What Is GedMatch and How Do I Use It?

If you’ve been around Genealogy DNA for a bit, you’ve more than likely heard of the site GedMatch.  GedMatch is a great (and free!) tool you can use to dive deeper into your DNA results. In simple terms, GedMatch is a catch-all for all DNA testers.  No matter the test (with some exceptions) you can find all your DNA matches in one place. In today’s post, I’m going to go into the basics of GedMatch and how you can benefit from using it.

Step One: Upload Your DNA

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The first step in using GedMatch is uploading your Raw DNA file.  To find this file, you will need to go to the site of the kit that you used.  For example, if you took the AncestryDNA test, the Raw DNA download can be found under “settings” on your DNA results page.  Once downloaded, you can upload this file to GedMatch.

Step Two: Get Your GedMatch Number

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Once your Raw DNA is uploaded, you will receive a GedMatch number (you can see mine in the above picture).  This number will be what you use to run your matches, compare your DNA to specific matches, and as a reference when contacting your matches.  If you notice, my number starts with the letter “A”.  This is in reference in what company I used to take my DNA test.  You will find that GedMatch numbers that start with an “A” used AncestyDNA, “M” is for 23andMe, and “T” is for FamilyTreeDNA.  This will help direct you on where to possibly find a family tree that your match may have posted.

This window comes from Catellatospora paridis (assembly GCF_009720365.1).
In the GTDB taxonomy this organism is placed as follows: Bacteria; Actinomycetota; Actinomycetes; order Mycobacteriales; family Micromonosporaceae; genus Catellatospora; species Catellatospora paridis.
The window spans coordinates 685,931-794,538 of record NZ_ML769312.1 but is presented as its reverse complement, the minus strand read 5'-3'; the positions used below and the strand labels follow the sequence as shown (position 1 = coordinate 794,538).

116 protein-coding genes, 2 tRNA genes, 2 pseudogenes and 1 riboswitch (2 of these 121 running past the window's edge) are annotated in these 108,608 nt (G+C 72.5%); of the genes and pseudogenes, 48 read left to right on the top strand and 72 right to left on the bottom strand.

Step Three: Run the “One to Many” Report

Capture2.PNG The “One-to-Many” report will give you all the users that you match on GedMatch.  This can be an unbelievably large number of matches!

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This report will give you all the information you need on comparing matches and how to contact the matches (I’ve blacked out names on my results).  The above picture just shows a snippet of my matches.  Believe me the list goes on and on.

What do you do with these matches?  If you find a match that shares a common surname that either you have, or that you’re researching, you can contact that match and share with them what you are researching.  Another option is to select a few matches, run a comparison, and see if you can essentially connect the matches.  This is a long process and the key is to be patient!  I’ve been working with DNA for a while and still have no idea how some of my matches fit.  Personally, I’ve found making my own spreadsheet with specific information helps me keep track of everything. (An example of which you can see below.)

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There is so much more that GedMatch can do, but I’ll go into more details in a later blog.  I just wanted today to talk about the basics.

If this all sounds like a bunch of gibberish, that’s okay.  I promise the more you use DNA the easier it gets!  Also, if you ever have any questions about how to read matches or what to do with your DNA results, send me an email…I’d love to help you!

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